Start Now To Produce An Attractive Photo Book with Minimal Camera and Computer Skills.

Many seniors keep track of their ski days, planning (or hoping) to ski their age each season. With a little more effort, and with minimal camera and computer skills, one can create an attractive ski-season photo book.

I think my ski books, compiled for the past ten years, are stunning. At least they should be of interest to future generations, showing them what the old man and lady were up to in their dotage.

Cover of Jan Brunvand's 2015-16 Season Album
Cover of Jan Brunvand’s 2015-16 Season Album

The first step is to keep your ski log current. I update it at the end of each ski day, right after wiping off our skis and putting the boots on the dryer. I keep it simple: One line on a legal pad listing which day of the season it is, the date and place, and who skied.

Second, you need a “picture-of-the-day,” which means having a small camera or a smart phone with you daily. I carry both, and sometimes my Polaroid Cube helmet cam. So, I take several photos every ski day.

The obvious subject—skiers posing against a snowy background—gets old after a while. So do selfies. Look for shots that convey a sense of that particular day: Friends, animals or animal tracks, dramatic vistas, funny license plates or signs, a friendly liftie, patrollers and rescue dogs, and the like.

One page shows several days. Each image represents a separate day.
One page shows several days. Each image represents a separate day.

Action shots are hard to get right, so occasionally I buy photos from the pros. I scan these to add to my trove. Last season at Alta, we got a great shot of us with a granddaughter riding a lift taken by a professional standing on the run below.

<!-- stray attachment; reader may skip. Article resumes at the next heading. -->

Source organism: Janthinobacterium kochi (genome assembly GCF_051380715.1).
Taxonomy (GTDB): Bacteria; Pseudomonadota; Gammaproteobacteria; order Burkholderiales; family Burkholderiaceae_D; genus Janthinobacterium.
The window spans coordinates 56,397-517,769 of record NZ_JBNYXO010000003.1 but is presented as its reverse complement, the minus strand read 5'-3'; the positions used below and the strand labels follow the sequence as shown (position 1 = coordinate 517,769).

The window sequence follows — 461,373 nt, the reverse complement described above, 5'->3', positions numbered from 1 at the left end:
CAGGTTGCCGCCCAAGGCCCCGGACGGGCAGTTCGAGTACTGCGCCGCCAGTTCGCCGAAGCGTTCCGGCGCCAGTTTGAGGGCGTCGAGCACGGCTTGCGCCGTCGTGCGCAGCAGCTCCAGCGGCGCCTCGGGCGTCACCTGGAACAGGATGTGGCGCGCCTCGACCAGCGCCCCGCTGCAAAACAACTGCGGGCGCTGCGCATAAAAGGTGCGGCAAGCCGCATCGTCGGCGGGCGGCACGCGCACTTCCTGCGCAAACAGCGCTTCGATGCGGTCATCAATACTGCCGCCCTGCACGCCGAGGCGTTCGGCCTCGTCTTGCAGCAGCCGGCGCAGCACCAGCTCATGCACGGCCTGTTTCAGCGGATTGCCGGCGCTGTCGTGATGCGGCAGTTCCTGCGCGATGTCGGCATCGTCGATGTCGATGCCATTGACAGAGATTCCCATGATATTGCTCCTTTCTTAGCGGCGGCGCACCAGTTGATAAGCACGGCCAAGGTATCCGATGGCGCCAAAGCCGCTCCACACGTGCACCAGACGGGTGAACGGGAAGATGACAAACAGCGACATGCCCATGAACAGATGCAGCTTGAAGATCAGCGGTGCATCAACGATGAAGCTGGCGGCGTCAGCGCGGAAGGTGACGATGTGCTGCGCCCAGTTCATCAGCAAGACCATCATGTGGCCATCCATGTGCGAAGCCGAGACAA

After I download the day’s photos to my computer, I select one for that day, and I caption it: “Day #5, Alta, 12/8.” I keep these in a folder on my desktop,, and I add miscellaneous shots to fill out the book, using descriptive titles like “Sugarloaf Summit” or “Porcupine Tracks.” I may also copy some individual frames from my helmet cam.

I assemble my book using the Apple Photo program, the successor to iPhoto. PCs have similar programs, or one can use an online service like My Publisher. Also check Shutterfly and Snapfish. It’s quite simple to create a handsome book, once you get the hang of it.

I start with a page of text summing up the season, then go to pages of one to eight captioned images, each illustrating a day, interspersed with the best of the miscellaneous shots.

The printed book, ordered online, arrives in a week or so, ready to show family and friends. Folks tell me how impressed they are, but maybe they are just being polite. Whatever.  My wife and I love these remembrances of ski seasons past.

Now that the new season has begun here in Utah, I’ve got my legal pad out, and a folder on my desktop labelled “2016-17 Ski Season.” The first shot is already there; the date of our first snow in the city written with my finger on the car window.

First day of the season!
First day of the season!

One Comment

  1. What a nice article, what a great topic! In this e-world we need to freeze some happy moments (on snow) and share them with other people. Let them see how beautiful life is outside a smartphone, let them touch the prints. Keep in mind that Shutterfly, which I was using since 2013, emails coupons for free photobooks. You still need to pay for shipping, but it is should be less than $10. Once you created a book online, you can print more copies for friends and family later.

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